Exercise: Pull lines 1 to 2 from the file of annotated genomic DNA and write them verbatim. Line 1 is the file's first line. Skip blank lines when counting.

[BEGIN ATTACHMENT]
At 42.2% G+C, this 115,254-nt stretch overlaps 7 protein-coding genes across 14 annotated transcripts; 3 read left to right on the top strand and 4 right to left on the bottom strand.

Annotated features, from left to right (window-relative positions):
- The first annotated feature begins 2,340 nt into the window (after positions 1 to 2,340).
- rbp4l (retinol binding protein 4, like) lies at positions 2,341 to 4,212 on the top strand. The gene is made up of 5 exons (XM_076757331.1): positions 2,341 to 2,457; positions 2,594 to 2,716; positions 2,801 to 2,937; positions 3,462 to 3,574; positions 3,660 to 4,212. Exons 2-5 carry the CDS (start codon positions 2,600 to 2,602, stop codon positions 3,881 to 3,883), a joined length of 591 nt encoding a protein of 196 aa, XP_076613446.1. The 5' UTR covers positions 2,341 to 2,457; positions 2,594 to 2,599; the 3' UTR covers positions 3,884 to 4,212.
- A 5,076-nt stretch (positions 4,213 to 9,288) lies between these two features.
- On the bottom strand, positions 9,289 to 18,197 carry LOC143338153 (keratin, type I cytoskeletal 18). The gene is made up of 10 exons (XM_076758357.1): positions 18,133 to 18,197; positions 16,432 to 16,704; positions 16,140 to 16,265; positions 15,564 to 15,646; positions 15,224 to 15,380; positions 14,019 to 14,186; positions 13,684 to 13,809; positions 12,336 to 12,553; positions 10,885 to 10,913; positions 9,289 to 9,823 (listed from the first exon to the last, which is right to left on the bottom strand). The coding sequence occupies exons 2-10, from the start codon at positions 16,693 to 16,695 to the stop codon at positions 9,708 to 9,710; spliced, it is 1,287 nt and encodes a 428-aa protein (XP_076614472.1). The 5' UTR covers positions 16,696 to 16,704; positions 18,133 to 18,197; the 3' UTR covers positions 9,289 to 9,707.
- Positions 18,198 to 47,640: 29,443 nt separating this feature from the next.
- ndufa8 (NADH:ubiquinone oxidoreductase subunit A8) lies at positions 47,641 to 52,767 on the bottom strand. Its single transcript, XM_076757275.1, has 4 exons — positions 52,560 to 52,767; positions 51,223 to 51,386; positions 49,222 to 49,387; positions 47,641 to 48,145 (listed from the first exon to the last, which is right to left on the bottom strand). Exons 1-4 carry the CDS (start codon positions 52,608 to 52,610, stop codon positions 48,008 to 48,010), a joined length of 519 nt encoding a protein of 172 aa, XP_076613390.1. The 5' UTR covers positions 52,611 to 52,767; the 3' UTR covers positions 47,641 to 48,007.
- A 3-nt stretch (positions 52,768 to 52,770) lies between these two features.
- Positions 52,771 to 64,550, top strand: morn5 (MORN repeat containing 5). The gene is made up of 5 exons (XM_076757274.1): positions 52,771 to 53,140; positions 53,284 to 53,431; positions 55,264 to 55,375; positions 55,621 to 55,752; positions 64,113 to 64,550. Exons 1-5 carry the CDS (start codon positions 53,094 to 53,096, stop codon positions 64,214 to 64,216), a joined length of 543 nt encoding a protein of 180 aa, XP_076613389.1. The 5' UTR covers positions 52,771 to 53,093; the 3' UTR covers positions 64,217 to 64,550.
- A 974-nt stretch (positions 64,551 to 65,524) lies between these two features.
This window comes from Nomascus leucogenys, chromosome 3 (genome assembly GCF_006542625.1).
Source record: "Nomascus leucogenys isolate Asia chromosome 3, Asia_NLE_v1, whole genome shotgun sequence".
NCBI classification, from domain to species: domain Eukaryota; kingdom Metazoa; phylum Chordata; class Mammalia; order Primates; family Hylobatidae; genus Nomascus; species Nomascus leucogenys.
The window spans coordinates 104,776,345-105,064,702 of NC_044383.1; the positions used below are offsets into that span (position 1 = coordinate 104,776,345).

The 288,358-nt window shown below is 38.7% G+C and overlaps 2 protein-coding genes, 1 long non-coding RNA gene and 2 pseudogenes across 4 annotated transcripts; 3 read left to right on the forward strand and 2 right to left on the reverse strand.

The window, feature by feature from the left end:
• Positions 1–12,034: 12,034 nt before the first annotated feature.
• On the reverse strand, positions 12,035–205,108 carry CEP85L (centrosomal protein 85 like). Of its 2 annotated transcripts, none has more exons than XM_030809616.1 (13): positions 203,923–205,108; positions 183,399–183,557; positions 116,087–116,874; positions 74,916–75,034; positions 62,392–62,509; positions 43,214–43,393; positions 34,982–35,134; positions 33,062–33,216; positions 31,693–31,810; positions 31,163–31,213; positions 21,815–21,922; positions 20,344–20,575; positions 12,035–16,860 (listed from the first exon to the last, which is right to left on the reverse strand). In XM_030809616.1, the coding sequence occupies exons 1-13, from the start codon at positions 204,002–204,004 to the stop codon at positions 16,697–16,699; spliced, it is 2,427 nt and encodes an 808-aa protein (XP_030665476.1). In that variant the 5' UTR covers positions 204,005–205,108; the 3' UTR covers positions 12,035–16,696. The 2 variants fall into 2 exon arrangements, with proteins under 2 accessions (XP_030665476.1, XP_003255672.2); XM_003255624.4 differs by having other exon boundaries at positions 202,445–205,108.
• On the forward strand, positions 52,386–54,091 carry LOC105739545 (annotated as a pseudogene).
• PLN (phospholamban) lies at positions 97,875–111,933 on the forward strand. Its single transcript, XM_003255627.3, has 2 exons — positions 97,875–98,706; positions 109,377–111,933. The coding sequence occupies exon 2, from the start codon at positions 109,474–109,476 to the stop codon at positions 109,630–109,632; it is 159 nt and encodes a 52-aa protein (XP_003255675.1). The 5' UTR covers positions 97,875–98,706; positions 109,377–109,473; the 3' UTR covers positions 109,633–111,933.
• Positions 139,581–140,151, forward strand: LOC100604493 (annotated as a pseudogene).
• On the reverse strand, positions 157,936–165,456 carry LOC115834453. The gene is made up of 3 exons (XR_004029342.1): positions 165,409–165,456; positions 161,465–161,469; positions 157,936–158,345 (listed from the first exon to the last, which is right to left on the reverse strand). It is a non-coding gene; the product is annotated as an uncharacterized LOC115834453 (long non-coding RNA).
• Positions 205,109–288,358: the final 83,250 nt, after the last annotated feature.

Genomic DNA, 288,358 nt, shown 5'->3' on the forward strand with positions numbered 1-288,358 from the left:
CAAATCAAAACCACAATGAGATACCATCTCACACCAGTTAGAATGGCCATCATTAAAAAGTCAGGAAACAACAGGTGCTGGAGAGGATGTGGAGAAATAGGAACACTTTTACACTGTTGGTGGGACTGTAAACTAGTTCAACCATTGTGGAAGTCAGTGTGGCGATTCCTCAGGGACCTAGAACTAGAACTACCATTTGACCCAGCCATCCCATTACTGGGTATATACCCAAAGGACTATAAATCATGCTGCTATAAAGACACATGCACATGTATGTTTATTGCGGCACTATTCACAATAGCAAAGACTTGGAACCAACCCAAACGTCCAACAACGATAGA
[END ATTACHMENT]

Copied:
At 42.2% G+C, this 115,254-nt stretch overlaps 7 protein-coding genes across 14 annotated transcripts; 3 read left to right on the top strand and 4 right to left on the bottom strand.

Annotated features, from left to right (window-relative positions):